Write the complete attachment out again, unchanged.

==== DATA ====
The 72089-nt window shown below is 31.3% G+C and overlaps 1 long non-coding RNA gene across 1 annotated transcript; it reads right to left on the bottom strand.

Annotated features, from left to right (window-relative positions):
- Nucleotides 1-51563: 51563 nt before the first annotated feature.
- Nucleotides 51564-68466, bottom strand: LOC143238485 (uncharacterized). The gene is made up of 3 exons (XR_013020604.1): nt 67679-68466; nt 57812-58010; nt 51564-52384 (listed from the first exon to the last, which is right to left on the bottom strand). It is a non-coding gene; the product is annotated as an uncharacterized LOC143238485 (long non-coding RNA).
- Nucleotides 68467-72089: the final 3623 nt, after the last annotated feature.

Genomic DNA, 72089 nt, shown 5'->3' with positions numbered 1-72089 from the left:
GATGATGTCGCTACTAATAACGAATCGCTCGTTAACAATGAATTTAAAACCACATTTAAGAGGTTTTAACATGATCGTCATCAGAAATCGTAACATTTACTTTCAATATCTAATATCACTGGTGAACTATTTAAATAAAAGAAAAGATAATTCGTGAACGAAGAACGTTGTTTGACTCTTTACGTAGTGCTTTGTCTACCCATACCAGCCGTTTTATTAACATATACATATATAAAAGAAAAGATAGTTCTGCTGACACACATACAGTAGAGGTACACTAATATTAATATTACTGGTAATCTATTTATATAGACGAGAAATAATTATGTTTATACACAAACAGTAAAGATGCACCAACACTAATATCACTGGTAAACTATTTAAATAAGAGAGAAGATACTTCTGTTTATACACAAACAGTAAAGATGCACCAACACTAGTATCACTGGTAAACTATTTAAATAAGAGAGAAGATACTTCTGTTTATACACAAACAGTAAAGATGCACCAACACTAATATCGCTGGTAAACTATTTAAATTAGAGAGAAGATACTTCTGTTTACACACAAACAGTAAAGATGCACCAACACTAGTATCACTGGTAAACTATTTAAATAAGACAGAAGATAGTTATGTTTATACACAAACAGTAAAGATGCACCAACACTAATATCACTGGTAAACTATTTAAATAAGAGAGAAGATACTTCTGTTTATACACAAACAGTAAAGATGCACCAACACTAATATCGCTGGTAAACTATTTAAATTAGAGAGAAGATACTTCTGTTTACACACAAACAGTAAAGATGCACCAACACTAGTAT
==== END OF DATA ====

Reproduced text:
The 72089-nt window shown below is 31.3% G+C and overlaps 1 long non-coding RNA gene across 1 annotated transcript; it reads right to left on the bottom strand.

Annotated features, from left to right (window-relative positions):
- Nucleotides 1-51563: 51563 nt before the first annotated feature.
- Nucleotides 51564-68466, bottom strand: LOC143238485 (uncharacterized). The gene is made up of 3 exons (XR_013020604.1): nt 67679-68466; nt 57812-58010; nt 51564-52384 (listed from the first exon to the last, which is right to left on the bottom strand). It is a non-coding gene; the product is annotated as an uncharacterized LOC143238485 (long non-coding RNA).
- Nucleotides 68467-72089: the final 3623 nt, after the last annotated feature.

Genomic DNA, 72089 nt, shown 5'->3' with positions numbered 1-72089 from the left:
GATGATGTCGCTACTAATAACGAATCGCTCGTTAACAATGAATTTAAAACCACATTTAAGAGGTTTTAACATGATCGTCATCAGAAATCGTAACATTTACTTTCAATATCTAATATCACTGGTGAACTATTTAAATAAAAGAAAAGATAATTCGTGAACGAAGAACGTTGTTTGACTCTTTACGTAGTGCTTTGTCTACCCATACCAGCCGTTTTATTAACATATACATATATAAAAGAAAAGATAGTTCTGCTGACACACATACAGTAGAGGTACACTAATATTAATATTACTGGTAATCTATTTATATAGACGAGAAATAATTATGTTTATACACAAACAGTAAAGATGCACCAACACTAATATCACTGGTAAACTATTTAAATAAGAGAGAAGATACTTCTGTTTATACACAAACAGTAAAGATGCACCAACACTAGTATCACTGGTAAACTATTTAAATAAGAGAGAAGATACTTCTGTTTATACACAAACAGTAAAGATGCACCAACACTAATATCGCTGGTAAACTATTTAAATTAGAGAGAAGATACTTCTGTTTACACACAAACAGTAAAGATGCACCAACACTAGTATCACTGGTAAACTATTTAAATAAGACAGAAGATAGTTATGTTTATACACAAACAGTAAAGATGCACCAACACTAATATCACTGGTAAACTATTTAAATAAGAGAGAAGATACTTCTGTTTATACACAAACAGTAAAGATGCACCAACACTAATATCGCTGGTAAACTATTTAAATTAGAGAGAAGATACTTCTGTTTACACACAAACAGTAAAGATGCACCAACACTAGTAT